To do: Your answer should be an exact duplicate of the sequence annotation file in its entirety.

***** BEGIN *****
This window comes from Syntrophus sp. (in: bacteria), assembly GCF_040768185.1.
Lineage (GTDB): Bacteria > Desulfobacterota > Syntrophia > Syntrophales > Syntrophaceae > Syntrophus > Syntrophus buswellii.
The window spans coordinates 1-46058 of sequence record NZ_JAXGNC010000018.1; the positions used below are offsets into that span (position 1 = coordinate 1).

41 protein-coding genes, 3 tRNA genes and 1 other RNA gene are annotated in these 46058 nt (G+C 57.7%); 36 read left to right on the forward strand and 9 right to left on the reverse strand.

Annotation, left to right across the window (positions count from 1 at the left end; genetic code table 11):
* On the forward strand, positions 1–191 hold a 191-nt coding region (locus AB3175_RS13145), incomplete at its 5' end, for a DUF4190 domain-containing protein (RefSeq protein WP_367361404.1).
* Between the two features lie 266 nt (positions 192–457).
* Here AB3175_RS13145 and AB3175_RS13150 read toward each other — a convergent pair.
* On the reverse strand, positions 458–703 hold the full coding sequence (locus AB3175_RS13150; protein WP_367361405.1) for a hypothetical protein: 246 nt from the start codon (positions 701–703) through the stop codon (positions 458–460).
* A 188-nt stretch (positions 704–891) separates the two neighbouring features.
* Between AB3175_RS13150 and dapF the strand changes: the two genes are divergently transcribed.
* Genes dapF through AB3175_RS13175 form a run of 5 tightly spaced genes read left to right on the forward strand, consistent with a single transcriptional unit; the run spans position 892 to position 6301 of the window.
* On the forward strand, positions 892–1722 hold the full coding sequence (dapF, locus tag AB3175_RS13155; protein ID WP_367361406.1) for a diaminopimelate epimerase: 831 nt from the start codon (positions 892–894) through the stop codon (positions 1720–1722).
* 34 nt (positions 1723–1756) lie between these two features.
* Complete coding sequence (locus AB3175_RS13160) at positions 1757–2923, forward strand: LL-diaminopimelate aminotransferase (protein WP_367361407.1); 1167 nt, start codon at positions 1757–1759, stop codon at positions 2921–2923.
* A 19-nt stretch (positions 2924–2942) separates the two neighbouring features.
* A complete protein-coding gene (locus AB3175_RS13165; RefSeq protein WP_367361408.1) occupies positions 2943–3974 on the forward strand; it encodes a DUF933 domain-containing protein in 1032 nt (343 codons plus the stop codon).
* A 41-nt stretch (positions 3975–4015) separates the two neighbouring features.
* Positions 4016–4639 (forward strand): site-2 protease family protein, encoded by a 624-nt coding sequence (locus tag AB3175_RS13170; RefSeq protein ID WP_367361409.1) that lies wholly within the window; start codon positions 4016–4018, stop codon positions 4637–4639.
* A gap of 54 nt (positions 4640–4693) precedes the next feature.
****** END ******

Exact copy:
This window comes from Syntrophus sp. (in: bacteria), assembly GCF_040768185.1.
Lineage (GTDB): Bacteria > Desulfobacterota > Syntrophia > Syntrophales > Syntrophaceae > Syntrophus > Syntrophus buswellii.
The window spans coordinates 1-46058 of sequence record NZ_JAXGNC010000018.1; the positions used below are offsets into that span (position 1 = coordinate 1).

41 protein-coding genes, 3 tRNA genes and 1 other RNA gene are annotated in these 46058 nt (G+C 57.7%); 36 read left to right on the forward strand and 9 right to left on the reverse strand.

Annotation, left to right across the window (positions count from 1 at the left end; genetic code table 11):
* On the forward strand, positions 1–191 hold a 191-nt coding region (locus AB3175_RS13145), incomplete at its 5' end, for a DUF4190 domain-containing protein (RefSeq protein WP_367361404.1).
* Between the two features lie 266 nt (positions 192–457).
* Here AB3175_RS13145 and AB3175_RS13150 read toward each other — a convergent pair.
* On the reverse strand, positions 458–703 hold the full coding sequence (locus AB3175_RS13150; protein WP_367361405.1) for a hypothetical protein: 246 nt from the start codon (positions 701–703) through the stop codon (positions 458–460).
* A 188-nt stretch (positions 704–891) separates the two neighbouring features.
* Between AB3175_RS13150 and dapF the strand changes: the two genes are divergently transcribed.
* Genes dapF through AB3175_RS13175 form a run of 5 tightly spaced genes read left to right on the forward strand, consistent with a single transcriptional unit; the run spans position 892 to position 6301 of the window.
* On the forward strand, positions 892–1722 hold the full coding sequence (dapF, locus tag AB3175_RS13155; protein ID WP_367361406.1) for a diaminopimelate epimerase: 831 nt from the start codon (positions 892–894) through the stop codon (positions 1720–1722).
* 34 nt (positions 1723–1756) lie between these two features.
* Complete coding sequence (locus AB3175_RS13160) at positions 1757–2923, forward strand: LL-diaminopimelate aminotransferase (protein WP_367361407.1); 1167 nt, start codon at positions 1757–1759, stop codon at positions 2921–2923.
* A 19-nt stretch (positions 2924–2942) separates the two neighbouring features.
* A complete protein-coding gene (locus AB3175_RS13165; RefSeq protein WP_367361408.1) occupies positions 2943–3974 on the forward strand; it encodes a DUF933 domain-containing protein in 1032 nt (343 codons plus the stop codon).
* A 41-nt stretch (positions 3975–4015) separates the two neighbouring features.
* Positions 4016–4639 (forward strand): site-2 protease family protein, encoded by a 624-nt coding sequence (locus tag AB3175_RS13170; RefSeq protein ID WP_367361409.1) that lies wholly within the window; start codon positions 4016–4018, stop codon positions 4637–4639.
* A gap of 54 nt (positions 4640–4693) precedes the next feature.